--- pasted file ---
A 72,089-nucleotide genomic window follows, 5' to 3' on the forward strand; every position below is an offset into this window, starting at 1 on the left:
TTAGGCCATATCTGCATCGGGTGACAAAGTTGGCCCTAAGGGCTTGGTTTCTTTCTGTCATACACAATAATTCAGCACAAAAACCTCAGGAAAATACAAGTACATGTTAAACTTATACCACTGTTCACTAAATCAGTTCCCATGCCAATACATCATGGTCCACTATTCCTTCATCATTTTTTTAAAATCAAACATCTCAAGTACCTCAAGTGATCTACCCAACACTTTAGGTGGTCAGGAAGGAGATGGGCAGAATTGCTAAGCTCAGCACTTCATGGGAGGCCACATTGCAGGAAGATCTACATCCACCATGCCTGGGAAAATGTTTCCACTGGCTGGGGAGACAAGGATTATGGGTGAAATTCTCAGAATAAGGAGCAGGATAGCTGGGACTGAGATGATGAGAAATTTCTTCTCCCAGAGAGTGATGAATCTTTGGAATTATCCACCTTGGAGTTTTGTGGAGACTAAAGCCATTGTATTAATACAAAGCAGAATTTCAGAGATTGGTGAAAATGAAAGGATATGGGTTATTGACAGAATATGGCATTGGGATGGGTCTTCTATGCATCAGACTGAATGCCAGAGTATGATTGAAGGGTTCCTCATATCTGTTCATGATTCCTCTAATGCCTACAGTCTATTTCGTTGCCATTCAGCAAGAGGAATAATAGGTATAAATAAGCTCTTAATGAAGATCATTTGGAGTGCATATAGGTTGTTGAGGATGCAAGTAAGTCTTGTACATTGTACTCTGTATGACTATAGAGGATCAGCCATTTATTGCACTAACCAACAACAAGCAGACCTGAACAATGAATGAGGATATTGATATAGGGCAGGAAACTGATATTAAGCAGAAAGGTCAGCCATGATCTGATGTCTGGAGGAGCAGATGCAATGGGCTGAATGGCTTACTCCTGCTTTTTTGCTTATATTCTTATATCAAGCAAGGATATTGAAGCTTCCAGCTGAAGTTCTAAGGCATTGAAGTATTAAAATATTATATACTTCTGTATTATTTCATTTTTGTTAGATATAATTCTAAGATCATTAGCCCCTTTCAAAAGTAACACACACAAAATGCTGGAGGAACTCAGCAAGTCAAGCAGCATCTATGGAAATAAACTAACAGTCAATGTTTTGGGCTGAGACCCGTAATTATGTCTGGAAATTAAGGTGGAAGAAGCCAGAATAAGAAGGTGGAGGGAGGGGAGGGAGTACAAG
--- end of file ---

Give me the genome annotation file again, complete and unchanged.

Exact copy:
A 72,089-nucleotide genomic window follows, 5' to 3' on the forward strand; every position below is an offset into this window, starting at 1 on the left:
TTAGGCCATATCTGCATCGGGTGACAAAGTTGGCCCTAAGGGCTTGGTTTCTTTCTGTCATACACAATAATTCAGCACAAAAACCTCAGGAAAATACAAGTACATGTTAAACTTATACCACTGTTCACTAAATCAGTTCCCATGCCAATACATCATGGTCCACTATTCCTTCATCATTTTTTTAAAATCAAACATCTCAAGTACCTCAAGTGATCTACCCAACACTTTAGGTGGTCAGGAAGGAGATGGGCAGAATTGCTAAGCTCAGCACTTCATGGGAGGCCACATTGCAGGAAGATCTACATCCACCATGCCTGGGAAAATGTTTCCACTGGCTGGGGAGACAAGGATTATGGGTGAAATTCTCAGAATAAGGAGCAGGATAGCTGGGACTGAGATGATGAGAAATTTCTTCTCCCAGAGAGTGATGAATCTTTGGAATTATCCACCTTGGAGTTTTGTGGAGACTAAAGCCATTGTATTAATACAAAGCAGAATTTCAGAGATTGGTGAAAATGAAAGGATATGGGTTATTGACAGAATATGGCATTGGGATGGGTCTTCTATGCATCAGACTGAATGCCAGAGTATGATTGAAGGGTTCCTCATATCTGTTCATGATTCCTCTAATGCCTACAGTCTATTTCGTTGCCATTCAGCAAGAGGAATAATAGGTATAAATAAGCTCTTAATGAAGATCATTTGGAGTGCATATAGGTTGTTGAGGATGCAAGTAAGTCTTGTACATTGTACTCTGTATGACTATAGAGGATCAGCCATTTATTGCACTAACCAACAACAAGCAGACCTGAACAATGAATGAGGATATTGATATAGGGCAGGAAACTGATATTAAGCAGAAAGGTCAGCCATGATCTGATGTCTGGAGGAGCAGATGCAATGGGCTGAATGGCTTACTCCTGCTTTTTTGCTTATATTCTTATATCAAGCAAGGATATTGAAGCTTCCAGCTGAAGTTCTAAGGCATTGAAGTATTAAAATATTATATACTTCTGTATTATTTCATTTTTGTTAGATATAATTCTAAGATCATTAGCCCCTTTCAAAAGTAACACACACAAAATGCTGGAGGAACTCAGCAAGTCAAGCAGCATCTATGGAAATAAACTAACAGTCAATGTTTTGGGCTGAGACCCGTAATTATGTCTGGAAATTAAGGTGGAAGAAGCCAGAATAAGAAGGTGGAGGGAGGGGAGGGAGTACAAG